Police ID suspect in Sunday River break-ins

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PARIS — The Oxford County Sheriff’s Office expects to present multiple felony charges to a grand jury against a Falmouth woman accused of vehicle break-ins at the Sunday River Ski Resort last week, according to a news release.

Holly L. Doherty, 47, of Falmouth, was detained and interviewed as a suspect by Maine State Police following a traffic stop in downtown Paris on Friday morning, according to the news release from the Sheriff’s Office. Doherty was not arrested.

Doherty is being accused in dozens of property crimes in the Bethel and Portland areas. In the release, Deputy Peter Casey said investigators uncovered thousands of dollars in stolen property after executing search warrants on her vehicle and her Falmouth home. 

The evidence recovered allowed investigators to solve dozens of reported property crimes in the southern part of the state, Casey said. 

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Casey and Oxford County Cpl. George Cayer opened the investigation after the first reports of vehicle burglaries and the use of stolen credit cards late last Wednesday.

Using surveillance camera footage from an Irving gas station in Bethel and other locations in southern Maine, investigators identified a white female driving a maroon Chevrolet Tahoe as the main suspect in the case, Casey said.

On Friday morning, Maine State Trooper Ron Turnick observed a suspect matching the investigator’s description driving on Route 26 in Paris and stopped it, according to Casey.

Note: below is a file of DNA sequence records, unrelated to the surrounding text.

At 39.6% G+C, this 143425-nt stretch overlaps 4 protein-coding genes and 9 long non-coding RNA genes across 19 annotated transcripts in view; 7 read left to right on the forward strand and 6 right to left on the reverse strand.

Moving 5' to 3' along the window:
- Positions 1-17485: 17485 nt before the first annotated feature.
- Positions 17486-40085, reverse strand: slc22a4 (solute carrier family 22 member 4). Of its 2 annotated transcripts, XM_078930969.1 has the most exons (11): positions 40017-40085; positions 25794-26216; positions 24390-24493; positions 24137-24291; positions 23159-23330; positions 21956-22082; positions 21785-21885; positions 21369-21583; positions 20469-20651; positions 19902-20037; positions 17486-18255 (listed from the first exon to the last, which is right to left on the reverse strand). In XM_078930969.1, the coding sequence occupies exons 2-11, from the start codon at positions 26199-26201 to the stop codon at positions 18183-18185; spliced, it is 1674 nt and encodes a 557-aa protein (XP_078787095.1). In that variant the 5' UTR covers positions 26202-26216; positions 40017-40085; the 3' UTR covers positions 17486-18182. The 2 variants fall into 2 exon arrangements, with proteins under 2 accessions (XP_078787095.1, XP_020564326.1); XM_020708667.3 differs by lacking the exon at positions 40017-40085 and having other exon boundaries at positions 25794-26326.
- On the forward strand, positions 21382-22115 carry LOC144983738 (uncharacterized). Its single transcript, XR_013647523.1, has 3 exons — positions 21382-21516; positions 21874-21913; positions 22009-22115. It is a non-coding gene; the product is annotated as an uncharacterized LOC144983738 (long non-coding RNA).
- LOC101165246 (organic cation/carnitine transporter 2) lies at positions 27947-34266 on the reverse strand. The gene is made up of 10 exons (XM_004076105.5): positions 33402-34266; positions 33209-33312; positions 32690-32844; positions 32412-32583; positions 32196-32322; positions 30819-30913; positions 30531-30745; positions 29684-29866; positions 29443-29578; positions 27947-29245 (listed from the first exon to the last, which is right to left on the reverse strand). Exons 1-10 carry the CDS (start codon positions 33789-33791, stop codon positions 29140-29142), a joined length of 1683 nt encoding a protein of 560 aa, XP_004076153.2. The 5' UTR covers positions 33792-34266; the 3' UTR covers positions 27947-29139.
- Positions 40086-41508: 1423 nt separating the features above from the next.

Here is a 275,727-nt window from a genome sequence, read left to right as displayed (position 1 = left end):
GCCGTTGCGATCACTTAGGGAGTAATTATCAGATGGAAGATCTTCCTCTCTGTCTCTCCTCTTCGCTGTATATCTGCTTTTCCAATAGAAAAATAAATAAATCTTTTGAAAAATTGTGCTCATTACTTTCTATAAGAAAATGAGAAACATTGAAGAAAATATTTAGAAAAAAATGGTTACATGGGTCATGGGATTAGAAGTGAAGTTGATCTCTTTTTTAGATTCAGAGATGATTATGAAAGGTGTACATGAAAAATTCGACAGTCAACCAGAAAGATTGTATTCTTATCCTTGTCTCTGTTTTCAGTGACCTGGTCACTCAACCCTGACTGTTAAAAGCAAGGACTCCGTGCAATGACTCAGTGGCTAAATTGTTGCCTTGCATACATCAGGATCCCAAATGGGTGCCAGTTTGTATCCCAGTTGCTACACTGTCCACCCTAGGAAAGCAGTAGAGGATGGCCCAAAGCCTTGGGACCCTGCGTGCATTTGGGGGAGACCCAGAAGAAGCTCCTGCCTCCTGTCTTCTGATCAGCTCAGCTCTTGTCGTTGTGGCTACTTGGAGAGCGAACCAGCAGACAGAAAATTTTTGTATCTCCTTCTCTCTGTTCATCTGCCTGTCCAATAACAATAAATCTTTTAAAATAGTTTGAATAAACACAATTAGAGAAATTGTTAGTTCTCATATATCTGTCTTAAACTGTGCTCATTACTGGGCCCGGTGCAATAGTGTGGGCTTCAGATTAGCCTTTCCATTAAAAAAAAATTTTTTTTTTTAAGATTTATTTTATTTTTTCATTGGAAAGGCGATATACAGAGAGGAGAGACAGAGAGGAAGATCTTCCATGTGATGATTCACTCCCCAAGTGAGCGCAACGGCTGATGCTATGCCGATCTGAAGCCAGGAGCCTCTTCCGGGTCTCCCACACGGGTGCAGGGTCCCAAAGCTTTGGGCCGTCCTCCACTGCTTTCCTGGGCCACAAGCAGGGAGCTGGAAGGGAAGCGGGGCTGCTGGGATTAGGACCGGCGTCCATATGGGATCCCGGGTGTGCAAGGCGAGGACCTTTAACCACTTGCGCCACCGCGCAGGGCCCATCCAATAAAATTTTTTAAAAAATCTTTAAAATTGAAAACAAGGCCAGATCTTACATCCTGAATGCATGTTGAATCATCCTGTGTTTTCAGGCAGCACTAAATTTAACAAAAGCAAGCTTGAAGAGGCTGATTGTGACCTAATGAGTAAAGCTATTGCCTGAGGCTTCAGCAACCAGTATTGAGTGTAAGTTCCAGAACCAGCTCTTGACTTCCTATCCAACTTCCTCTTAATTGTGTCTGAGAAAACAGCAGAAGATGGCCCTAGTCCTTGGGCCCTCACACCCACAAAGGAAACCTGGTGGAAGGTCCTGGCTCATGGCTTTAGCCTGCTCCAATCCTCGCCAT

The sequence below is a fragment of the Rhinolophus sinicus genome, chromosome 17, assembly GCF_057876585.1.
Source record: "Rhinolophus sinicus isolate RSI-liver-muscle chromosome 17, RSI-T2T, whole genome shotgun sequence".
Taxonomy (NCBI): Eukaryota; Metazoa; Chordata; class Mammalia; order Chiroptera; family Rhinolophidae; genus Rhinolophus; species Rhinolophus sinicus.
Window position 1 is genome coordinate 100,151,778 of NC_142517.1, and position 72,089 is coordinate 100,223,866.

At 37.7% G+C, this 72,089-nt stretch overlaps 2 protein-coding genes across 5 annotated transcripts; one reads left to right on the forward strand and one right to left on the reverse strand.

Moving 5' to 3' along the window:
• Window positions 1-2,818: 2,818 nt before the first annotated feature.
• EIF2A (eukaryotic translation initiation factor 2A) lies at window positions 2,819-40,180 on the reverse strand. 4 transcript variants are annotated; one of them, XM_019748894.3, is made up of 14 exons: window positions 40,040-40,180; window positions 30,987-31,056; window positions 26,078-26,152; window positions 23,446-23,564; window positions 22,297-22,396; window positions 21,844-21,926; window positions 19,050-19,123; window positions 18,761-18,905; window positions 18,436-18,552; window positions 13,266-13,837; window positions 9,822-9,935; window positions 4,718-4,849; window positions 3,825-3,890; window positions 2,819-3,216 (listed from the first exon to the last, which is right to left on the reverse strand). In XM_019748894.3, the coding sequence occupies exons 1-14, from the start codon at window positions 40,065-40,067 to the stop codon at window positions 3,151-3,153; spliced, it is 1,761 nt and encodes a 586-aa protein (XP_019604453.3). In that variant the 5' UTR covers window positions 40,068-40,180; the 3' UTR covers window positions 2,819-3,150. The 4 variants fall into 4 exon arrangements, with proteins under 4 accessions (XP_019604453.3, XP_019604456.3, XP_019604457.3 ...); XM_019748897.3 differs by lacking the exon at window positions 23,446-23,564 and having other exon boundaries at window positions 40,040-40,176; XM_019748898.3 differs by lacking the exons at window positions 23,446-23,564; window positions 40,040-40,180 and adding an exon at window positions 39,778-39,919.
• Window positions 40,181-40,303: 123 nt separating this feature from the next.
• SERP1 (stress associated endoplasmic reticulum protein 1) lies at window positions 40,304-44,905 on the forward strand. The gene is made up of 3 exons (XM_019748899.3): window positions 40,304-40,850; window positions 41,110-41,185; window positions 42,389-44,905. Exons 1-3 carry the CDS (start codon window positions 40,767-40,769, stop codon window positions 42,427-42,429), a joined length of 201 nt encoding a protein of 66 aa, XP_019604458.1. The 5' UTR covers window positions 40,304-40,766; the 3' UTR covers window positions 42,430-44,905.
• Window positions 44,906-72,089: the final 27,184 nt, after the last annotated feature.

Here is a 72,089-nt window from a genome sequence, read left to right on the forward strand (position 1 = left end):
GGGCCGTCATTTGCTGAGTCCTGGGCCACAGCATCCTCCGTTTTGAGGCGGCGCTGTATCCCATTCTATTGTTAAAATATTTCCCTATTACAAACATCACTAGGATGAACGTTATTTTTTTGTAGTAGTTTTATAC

The traffic stop led to Doherty being interviewed by investigators from the state police. Property crimes in Woodstock, Bethel, Newry, Portland, Westbrook and Yarmouth were identified, and search warrants for Doherty’s vehicle and her home were issued and executed, Casey said. 

Investigators from the Oxford County Sheriff’s Office, the state police the Falmouth, Yarmouth, Freeport and Westbrook police departments collaborated on the case, Casey said. 

“This case and investigation was a tremendous example of tenacity and determination as well as proof of good working relationships between law enforcement agencies statewide,” Casey said. 

In an email Monday, Maine State Police Lt. Walter Grzyb said officers are continuing to piece together evidence in the case, which may take some time because of the “huge amount of property discovered and the wide geographic area these crimes were committed in.”

State police Sgt. Kyle Tilsley, who is leading the agency’s investigation, expects many more cases will be revealed as the process continues, Grzyb said. 

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